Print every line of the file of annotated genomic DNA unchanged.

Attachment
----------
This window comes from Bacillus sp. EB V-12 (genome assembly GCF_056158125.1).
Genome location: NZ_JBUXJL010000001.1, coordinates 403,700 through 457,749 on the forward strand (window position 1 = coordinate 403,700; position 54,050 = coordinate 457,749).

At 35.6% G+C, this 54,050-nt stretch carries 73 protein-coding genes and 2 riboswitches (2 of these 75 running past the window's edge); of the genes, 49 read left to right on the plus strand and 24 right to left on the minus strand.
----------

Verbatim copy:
This window comes from Bacillus sp. EB V-12 (genome assembly GCF_056158125.1).
Genome location: NZ_JBUXJL010000001.1, coordinates 403,700 through 457,749 on the forward strand (window position 1 = coordinate 403,700; position 54,050 = coordinate 457,749).

At 35.6% G+C, this 54,050-nt stretch carries 73 protein-coding genes and 2 riboswitches (2 of these 75 running past the window's edge); of the genes, 49 read left to right on the plus strand and 24 right to left on the minus strand.